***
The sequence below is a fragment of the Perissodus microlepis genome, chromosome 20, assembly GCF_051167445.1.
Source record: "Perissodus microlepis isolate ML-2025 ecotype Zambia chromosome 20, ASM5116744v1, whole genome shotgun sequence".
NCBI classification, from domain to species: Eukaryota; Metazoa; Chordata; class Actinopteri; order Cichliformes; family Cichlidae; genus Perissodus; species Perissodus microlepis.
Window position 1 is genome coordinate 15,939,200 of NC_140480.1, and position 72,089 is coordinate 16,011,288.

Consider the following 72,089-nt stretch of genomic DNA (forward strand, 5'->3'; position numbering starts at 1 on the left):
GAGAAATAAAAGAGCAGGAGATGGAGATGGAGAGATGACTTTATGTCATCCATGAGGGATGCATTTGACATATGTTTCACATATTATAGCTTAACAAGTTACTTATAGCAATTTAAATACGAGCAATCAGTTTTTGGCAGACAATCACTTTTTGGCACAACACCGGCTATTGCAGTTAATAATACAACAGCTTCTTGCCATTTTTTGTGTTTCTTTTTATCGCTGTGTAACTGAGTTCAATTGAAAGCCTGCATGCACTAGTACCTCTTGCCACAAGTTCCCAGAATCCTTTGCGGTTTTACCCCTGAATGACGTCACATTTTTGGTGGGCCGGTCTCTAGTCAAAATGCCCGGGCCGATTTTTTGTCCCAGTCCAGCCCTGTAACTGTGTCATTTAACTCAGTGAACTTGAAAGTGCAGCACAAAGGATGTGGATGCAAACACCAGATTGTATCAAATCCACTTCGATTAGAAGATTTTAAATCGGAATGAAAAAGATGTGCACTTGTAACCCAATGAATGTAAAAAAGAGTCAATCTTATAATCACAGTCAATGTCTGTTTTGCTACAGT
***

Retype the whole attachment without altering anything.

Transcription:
The sequence below is a fragment of the Perissodus microlepis genome, chromosome 20, assembly GCF_051167445.1.
Source record: "Perissodus microlepis isolate ML-2025 ecotype Zambia chromosome 20, ASM5116744v1, whole genome shotgun sequence".
NCBI classification, from domain to species: Eukaryota; Metazoa; Chordata; class Actinopteri; order Cichliformes; family Cichlidae; genus Perissodus; species Perissodus microlepis.
Window position 1 is genome coordinate 15,939,200 of NC_140480.1, and position 72,089 is coordinate 16,011,288.

Consider the following 72,089-nt stretch of genomic DNA (forward strand, 5'->3'; position numbering starts at 1 on the left):
GAGAAATAAAAGAGCAGGAGATGGAGATGGAGAGATGACTTTATGTCATCCATGAGGGATGCATTTGACATATGTTTCACATATTATAGCTTAACAAGTTACTTATAGCAATTTAAATACGAGCAATCAGTTTTTGGCAGACAATCACTTTTTGGCACAACACCGGCTATTGCAGTTAATAATACAACAGCTTCTTGCCATTTTTTGTGTTTCTTTTTATCGCTGTGTAACTGAGTTCAATTGAAAGCCTGCATGCACTAGTACCTCTTGCCACAAGTTCCCAGAATCCTTTGCGGTTTTACCCCTGAATGACGTCACATTTTTGGTGGGCCGGTCTCTAGTCAAAATGCCCGGGCCGATTTTTTGTCCCAGTCCAGCCCTGTAACTGTGTCATTTAACTCAGTGAACTTGAAAGTGCAGCACAAAGGATGTGGATGCAAACACCAGATTGTATCAAATCCACTTCGATTAGAAGATTTTAAATCGGAATGAAAAAGATGTGCACTTGTAACCCAATGAATGTAAAAAAGAGTCAATCTTATAATCACAGTCAATGTCTGTTTTGCTACAGT